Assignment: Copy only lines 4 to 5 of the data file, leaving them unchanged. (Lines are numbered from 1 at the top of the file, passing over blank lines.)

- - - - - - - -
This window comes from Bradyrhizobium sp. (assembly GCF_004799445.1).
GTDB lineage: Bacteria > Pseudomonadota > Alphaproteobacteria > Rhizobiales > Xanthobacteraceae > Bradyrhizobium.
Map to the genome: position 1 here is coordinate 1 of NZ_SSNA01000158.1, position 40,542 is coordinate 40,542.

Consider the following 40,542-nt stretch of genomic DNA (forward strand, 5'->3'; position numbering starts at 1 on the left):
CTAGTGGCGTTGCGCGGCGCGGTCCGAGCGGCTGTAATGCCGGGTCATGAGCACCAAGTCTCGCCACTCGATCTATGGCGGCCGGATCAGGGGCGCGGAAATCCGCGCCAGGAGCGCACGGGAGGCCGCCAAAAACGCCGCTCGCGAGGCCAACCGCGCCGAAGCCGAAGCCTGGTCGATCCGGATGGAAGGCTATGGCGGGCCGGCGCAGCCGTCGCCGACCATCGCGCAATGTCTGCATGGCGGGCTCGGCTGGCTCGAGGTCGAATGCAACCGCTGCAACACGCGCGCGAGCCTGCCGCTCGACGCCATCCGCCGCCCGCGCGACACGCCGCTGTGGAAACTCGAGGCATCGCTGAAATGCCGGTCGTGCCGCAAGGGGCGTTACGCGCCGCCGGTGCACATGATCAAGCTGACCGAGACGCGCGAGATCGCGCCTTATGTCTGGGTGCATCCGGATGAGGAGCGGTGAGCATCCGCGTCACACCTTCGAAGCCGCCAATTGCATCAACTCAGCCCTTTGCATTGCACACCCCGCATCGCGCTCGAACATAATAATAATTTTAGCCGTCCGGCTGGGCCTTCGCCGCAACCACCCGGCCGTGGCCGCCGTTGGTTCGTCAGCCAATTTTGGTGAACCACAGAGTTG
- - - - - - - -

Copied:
Consider the following 40,542-nt stretch of genomic DNA (forward strand, 5'->3'; position numbering starts at 1 on the left):
CTAGTGGCGTTGCGCGGCGCGGTCCGAGCGGCTGTAATGCCGGGTCATGAGCACCAAGTCTCGCCACTCGATCTATGGCGGCCGGATCAGGGGCGCGGAAATCCGCGCCAGGAGCGCACGGGAGGCCGCCAAAAACGCCGCTCGCGAGGCCAACCGCGCCGAAGCCGAAGCCTGGTCGATCCGGATGGAAGGCTATGGCGGGCCGGCGCAGCCGTCGCCGACCATCGCGCAATGTCTGCATGGCGGGCTCGGCTGGCTCGAGGTCGAATGCAACCGCTGCAACACGCGCGCGAGCCTGCCGCTCGACGCCATCCGCCGCCCGCGCGACACGCCGCTGTGGAAACTCGAGGCATCGCTGAAATGCCGGTCGTGCCGCAAGGGGCGTTACGCGCCGCCGGTGCACATGATCAAGCTGACCGAGACGCGCGAGATCGCGCCTTATGTCTGGGTGCATCCGGATGAGGAGCGGTGAGCATCCGCGTCACACCTTCGAAGCCGCCAATTGCATCAACTCAGCCCTTTGCATTGCACACCCCGCATCGCGCTCGAACATAATAATAATTTTAGCCGTCCGGCTGGGCCTTCGCCGCAACCACCCGGCCGTGGCCGCCGTTGGTTCGTCAGCCAATTTTGGTGAACCACAGAGTTG